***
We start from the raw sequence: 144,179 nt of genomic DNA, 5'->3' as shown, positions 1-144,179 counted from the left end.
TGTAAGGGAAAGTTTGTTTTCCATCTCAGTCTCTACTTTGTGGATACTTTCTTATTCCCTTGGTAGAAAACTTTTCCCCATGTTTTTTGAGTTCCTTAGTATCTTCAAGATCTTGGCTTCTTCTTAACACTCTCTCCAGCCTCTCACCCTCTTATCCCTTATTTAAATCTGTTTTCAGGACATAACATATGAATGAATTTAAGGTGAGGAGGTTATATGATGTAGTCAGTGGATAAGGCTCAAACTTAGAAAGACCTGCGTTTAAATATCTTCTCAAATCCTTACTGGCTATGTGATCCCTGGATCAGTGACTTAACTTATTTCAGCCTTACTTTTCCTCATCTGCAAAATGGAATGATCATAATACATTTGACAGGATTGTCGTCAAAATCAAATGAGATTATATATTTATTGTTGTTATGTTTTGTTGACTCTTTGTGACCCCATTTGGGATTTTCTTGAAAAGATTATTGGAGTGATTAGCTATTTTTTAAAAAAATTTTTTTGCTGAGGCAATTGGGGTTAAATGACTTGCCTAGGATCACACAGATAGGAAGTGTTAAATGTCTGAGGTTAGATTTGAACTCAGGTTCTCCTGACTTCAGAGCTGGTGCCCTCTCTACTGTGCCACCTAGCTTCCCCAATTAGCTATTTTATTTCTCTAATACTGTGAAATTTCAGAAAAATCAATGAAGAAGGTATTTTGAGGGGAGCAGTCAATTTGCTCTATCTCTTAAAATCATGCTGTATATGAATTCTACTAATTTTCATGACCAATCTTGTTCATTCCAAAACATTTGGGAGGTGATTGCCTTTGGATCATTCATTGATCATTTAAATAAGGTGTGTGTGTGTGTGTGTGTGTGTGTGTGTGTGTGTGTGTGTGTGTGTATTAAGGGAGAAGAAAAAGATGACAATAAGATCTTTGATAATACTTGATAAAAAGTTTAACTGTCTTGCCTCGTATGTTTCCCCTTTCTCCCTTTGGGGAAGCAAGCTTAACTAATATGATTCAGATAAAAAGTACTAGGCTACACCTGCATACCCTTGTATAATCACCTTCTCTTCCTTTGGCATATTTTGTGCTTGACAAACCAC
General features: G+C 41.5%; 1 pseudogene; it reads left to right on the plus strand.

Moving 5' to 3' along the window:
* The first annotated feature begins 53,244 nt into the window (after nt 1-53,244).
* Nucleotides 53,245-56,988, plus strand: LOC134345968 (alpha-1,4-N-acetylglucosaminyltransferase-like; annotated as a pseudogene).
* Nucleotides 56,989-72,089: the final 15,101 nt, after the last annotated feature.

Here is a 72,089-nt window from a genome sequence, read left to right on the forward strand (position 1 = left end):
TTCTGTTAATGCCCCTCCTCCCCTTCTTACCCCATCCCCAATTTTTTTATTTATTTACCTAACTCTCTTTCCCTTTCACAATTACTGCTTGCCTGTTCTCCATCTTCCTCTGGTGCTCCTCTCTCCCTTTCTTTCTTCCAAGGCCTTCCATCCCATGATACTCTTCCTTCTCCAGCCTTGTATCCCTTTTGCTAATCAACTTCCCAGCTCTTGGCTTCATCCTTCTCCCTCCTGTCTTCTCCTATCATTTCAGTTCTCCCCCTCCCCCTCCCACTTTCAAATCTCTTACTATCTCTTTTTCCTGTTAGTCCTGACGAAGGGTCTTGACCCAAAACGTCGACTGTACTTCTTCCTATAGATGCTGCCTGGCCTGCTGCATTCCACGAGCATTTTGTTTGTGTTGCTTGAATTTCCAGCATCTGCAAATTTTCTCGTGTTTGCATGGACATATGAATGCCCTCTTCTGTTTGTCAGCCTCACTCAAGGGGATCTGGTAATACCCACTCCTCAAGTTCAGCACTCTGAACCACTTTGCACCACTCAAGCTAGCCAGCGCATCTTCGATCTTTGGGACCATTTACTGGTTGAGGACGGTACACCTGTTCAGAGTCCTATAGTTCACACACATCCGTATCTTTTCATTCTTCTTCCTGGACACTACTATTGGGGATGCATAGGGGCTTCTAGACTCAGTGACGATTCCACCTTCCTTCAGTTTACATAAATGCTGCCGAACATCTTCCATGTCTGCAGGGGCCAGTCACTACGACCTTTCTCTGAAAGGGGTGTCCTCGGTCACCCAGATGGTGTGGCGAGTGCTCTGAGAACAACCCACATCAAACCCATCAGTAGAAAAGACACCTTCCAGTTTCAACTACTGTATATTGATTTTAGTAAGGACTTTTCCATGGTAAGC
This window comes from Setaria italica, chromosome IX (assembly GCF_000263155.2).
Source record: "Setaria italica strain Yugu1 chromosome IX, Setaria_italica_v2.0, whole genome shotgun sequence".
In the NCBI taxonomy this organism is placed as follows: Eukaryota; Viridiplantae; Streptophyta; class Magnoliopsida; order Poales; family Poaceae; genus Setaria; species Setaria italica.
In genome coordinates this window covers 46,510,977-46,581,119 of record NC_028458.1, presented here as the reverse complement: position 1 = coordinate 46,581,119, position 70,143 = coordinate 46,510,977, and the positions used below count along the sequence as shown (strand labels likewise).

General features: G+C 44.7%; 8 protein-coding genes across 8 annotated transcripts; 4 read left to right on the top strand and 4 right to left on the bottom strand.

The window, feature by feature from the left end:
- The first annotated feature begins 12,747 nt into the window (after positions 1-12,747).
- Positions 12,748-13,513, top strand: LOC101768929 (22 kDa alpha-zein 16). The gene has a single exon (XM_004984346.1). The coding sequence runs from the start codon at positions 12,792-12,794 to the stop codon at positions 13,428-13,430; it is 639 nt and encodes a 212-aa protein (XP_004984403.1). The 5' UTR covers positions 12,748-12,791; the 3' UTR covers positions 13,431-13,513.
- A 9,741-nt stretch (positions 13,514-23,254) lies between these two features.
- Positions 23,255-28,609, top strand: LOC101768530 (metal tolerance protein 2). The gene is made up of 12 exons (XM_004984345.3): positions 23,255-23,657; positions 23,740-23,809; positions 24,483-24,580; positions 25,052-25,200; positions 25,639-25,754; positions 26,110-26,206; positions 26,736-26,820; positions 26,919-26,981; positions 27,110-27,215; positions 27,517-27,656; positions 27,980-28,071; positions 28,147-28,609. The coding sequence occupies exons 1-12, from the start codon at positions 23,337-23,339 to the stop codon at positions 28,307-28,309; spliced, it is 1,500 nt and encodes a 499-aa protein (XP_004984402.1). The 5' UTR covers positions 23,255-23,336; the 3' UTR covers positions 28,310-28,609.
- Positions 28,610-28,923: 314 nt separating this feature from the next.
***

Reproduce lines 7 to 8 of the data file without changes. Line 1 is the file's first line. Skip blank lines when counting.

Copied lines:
* Nucleotides 56,989-72,089: the final 15,101 nt, after the last annotated feature.

Here is a 72,089-nt window from a genome sequence, read left to right on the forward strand (position 1 = left end):